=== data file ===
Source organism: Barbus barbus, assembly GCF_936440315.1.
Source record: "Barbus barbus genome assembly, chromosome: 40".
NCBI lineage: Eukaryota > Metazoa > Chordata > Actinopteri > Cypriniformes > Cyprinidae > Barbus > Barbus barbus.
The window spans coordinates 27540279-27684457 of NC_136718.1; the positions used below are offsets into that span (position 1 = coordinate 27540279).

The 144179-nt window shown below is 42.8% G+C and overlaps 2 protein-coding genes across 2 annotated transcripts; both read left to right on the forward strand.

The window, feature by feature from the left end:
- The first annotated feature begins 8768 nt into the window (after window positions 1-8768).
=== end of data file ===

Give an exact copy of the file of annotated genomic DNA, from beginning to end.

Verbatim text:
Source organism: Barbus barbus, assembly GCF_936440315.1.
Source record: "Barbus barbus genome assembly, chromosome: 40".
NCBI lineage: Eukaryota > Metazoa > Chordata > Actinopteri > Cypriniformes > Cyprinidae > Barbus > Barbus barbus.
The window spans coordinates 27540279-27684457 of NC_136718.1; the positions used below are offsets into that span (position 1 = coordinate 27540279).

The 144179-nt window shown below is 42.8% G+C and overlaps 2 protein-coding genes across 2 annotated transcripts; both read left to right on the forward strand.

The window, feature by feature from the left end:
- The first annotated feature begins 8768 nt into the window (after window positions 1-8768).